Some patients previously thought to be unconscious are in fact aware of themselves and their surroundings, according to Dr Adrian Owen of the University of Western Ontario.
Some patients previously thought to be unconscious are in fact aware of themselves and their surroundings, according to Dr Adrian Owen of the University of Western Ontario. Dr Owen’s research shows that brain scanning technology can be used to aid diagnosis by detecting hidden indicators of consciousness in vegetative patients, but also, in some cases, to help them communicate.
In a 2006 study, he and his colleagues used functional magnetic resonance imaging (fMRI) to find if a 23-year-old woman in a persistent vegetative state (PVS) would respond to a set of pre-recorded spoken statements. Subsequently, Owen’s group performed fMRI on 54 minimally conscious and vegetative patients, and told them to imagine playing tennis if they wanted to answer “yes” and to imagine walking the streets of a familiar city if “no”. Five of the patients were able to answer the questions correctly in this way.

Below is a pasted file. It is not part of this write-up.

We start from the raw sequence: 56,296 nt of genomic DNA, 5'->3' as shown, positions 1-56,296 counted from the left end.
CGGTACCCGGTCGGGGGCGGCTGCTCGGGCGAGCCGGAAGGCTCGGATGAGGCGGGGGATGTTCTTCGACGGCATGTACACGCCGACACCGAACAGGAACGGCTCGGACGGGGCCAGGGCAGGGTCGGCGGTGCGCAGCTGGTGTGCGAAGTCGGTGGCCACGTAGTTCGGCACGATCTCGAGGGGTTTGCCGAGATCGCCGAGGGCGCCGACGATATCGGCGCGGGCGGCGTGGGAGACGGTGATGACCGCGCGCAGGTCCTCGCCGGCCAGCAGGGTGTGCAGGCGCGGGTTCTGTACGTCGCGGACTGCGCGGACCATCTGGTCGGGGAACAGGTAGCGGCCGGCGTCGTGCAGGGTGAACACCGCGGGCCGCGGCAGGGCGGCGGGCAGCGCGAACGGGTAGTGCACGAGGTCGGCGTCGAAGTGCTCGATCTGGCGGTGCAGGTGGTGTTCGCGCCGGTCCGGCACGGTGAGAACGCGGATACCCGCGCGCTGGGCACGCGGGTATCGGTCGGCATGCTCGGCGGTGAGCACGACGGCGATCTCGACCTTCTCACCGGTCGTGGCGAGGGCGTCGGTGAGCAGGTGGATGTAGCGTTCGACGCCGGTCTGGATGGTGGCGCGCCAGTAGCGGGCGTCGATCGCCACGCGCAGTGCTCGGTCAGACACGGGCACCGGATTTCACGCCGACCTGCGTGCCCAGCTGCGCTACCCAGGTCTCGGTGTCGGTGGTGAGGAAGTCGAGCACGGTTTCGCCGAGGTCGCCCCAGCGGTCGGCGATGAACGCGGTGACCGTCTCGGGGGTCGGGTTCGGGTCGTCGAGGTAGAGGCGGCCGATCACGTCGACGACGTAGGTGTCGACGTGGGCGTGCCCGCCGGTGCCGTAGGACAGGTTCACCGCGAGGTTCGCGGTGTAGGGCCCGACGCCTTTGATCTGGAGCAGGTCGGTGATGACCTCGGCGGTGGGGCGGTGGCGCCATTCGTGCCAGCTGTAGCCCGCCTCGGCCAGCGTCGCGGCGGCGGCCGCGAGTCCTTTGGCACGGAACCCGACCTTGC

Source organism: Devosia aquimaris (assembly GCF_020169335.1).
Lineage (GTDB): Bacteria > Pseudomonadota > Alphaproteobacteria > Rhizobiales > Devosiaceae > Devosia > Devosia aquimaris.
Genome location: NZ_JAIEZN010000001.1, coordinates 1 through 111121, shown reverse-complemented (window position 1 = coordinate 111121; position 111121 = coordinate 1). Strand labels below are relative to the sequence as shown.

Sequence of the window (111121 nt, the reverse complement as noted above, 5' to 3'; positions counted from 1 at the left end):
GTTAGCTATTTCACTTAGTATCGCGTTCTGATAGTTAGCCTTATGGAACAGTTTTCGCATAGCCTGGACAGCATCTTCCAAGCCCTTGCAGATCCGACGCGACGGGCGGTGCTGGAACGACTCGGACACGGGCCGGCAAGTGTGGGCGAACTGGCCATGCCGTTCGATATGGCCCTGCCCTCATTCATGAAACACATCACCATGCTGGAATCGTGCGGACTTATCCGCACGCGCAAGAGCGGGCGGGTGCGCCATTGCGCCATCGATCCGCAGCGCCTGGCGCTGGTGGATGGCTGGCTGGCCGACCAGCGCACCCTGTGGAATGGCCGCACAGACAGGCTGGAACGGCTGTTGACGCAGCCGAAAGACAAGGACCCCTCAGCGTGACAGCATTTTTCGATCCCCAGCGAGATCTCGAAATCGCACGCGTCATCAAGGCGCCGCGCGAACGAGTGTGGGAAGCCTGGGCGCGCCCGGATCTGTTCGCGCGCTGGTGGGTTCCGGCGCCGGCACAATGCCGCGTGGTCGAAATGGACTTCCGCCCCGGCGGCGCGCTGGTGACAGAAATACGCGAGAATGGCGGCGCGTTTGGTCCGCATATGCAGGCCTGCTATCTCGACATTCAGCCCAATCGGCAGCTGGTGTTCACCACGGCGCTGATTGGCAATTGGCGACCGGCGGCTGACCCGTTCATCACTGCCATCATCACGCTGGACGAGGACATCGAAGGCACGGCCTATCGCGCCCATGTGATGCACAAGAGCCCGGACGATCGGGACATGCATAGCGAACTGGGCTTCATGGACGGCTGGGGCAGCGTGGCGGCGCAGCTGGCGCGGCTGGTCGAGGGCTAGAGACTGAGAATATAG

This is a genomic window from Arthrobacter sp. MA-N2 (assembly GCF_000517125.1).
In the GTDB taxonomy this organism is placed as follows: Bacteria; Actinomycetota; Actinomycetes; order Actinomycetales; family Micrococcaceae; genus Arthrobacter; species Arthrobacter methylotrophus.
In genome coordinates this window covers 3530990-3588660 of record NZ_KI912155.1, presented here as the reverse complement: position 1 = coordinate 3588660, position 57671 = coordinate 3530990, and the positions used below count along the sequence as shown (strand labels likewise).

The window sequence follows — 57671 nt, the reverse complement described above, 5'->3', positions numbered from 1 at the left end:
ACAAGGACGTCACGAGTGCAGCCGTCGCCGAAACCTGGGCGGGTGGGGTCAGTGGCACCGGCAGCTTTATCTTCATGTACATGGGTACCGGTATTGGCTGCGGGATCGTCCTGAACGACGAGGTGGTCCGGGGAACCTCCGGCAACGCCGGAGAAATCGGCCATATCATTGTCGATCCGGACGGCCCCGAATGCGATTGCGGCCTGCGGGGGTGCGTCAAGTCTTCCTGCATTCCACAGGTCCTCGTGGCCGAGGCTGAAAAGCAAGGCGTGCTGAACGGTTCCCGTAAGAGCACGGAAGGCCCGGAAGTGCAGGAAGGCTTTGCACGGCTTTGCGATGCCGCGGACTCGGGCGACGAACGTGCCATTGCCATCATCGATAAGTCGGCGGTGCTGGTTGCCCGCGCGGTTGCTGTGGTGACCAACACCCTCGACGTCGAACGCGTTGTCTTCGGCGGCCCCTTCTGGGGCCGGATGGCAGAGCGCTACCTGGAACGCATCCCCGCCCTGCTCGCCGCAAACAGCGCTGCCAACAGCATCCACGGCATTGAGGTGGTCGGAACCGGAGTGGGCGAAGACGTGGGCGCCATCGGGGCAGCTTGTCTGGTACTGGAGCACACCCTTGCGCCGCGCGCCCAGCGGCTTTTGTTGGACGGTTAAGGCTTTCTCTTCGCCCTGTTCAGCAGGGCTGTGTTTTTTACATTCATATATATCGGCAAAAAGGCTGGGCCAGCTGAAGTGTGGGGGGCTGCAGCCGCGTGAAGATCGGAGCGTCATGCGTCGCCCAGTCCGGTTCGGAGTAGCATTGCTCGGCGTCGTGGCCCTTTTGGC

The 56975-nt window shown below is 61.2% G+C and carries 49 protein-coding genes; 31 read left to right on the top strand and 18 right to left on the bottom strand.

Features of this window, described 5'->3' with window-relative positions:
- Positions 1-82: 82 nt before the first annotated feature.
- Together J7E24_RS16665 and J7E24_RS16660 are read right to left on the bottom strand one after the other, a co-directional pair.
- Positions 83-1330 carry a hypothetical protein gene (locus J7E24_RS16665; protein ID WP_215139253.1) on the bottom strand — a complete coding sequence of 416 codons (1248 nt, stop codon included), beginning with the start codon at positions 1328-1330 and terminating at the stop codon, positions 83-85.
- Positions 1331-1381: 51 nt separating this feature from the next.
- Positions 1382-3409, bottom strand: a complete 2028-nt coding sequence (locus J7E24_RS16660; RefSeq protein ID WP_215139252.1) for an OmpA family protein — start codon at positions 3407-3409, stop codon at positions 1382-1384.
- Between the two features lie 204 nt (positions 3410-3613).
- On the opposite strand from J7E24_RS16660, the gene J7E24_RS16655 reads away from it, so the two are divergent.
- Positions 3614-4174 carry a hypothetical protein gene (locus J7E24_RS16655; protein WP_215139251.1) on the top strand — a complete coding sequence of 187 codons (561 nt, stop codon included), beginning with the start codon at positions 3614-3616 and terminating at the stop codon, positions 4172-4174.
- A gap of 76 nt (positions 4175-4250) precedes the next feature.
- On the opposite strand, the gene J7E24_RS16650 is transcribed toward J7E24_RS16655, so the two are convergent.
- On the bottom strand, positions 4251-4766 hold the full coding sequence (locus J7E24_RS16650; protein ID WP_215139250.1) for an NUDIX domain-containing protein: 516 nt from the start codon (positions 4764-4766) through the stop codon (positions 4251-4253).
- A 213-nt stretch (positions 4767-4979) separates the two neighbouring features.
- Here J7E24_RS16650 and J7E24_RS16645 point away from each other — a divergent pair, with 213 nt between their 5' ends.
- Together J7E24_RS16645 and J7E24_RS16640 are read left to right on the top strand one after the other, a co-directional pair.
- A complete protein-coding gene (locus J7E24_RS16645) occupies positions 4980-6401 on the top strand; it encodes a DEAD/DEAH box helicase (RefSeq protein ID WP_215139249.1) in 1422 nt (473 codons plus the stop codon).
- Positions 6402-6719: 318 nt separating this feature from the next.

All 5 had been diagnosed as being in a PVS, and only 2 responded to behavioural tests of awareness. However, absence of evidence cannot necessarily be interpreted as evidence of absence. Responses may be too low to be detected by the scanner, or because patients were asleep during the scanning.
“We now know from that paper and from our follow-up papers that close to 20% of patients who are thought to be vegetative are actually conscious, but are nevertheless incapable of demonstrating their consciousness through standard clinical assessments.” ~ Guardian, Sep 2
Detecting hidden consciousness in vegetative state patients
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